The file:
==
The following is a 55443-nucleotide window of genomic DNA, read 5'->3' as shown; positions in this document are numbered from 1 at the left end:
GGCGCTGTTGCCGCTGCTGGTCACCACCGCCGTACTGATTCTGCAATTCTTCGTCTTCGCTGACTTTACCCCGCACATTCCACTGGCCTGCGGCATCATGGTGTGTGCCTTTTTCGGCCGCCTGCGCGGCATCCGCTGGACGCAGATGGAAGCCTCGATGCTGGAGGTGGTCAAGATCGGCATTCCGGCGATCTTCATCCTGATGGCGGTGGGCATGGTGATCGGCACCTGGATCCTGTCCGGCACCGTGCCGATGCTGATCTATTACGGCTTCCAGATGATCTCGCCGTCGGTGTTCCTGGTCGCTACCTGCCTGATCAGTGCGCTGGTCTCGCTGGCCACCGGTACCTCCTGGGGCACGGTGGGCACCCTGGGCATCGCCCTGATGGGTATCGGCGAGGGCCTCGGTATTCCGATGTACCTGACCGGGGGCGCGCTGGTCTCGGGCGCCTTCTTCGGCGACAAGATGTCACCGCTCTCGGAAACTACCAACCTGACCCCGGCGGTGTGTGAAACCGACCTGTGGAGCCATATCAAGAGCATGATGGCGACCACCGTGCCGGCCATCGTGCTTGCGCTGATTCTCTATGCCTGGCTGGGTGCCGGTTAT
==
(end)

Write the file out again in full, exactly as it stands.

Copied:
The following is a 55443-nucleotide window of genomic DNA, read 5'->3' as shown; positions in this document are numbered from 1 at the left end:
GGCGCTGTTGCCGCTGCTGGTCACCACCGCCGTACTGATTCTGCAATTCTTCGTCTTCGCTGACTTTACCCCGCACATTCCACTGGCCTGCGGCATCATGGTGTGTGCCTTTTTCGGCCGCCTGCGCGGCATCCGCTGGACGCAGATGGAAGCCTCGATGCTGGAGGTGGTCAAGATCGGCATTCCGGCGATCTTCATCCTGATGGCGGTGGGCATGGTGATCGGCACCTGGATCCTGTCCGGCACCGTGCCGATGCTGATCTATTACGGCTTCCAGATGATCTCGCCGTCGGTGTTCCTGGTCGCTACCTGCCTGATCAGTGCGCTGGTCTCGCTGGCCACCGGTACCTCCTGGGGCACGGTGGGCACCCTGGGCATCGCCCTGATGGGTATCGGCGAGGGCCTCGGTATTCCGATGTACCTGACCGGGGGCGCGCTGGTCTCGGGCGCCTTCTTCGGCGACAAGATGTCACCGCTCTCGGAAACTACCAACCTGACCCCGGCGGTGTGTGAAACCGACCTGTGGAGCCATATCAAGAGCATGATGGCGACCACCGTGCCGGCCATCGTGCTTGCGCTGATTCTCTATGCCTGGCTGGGTGCCGGTTAT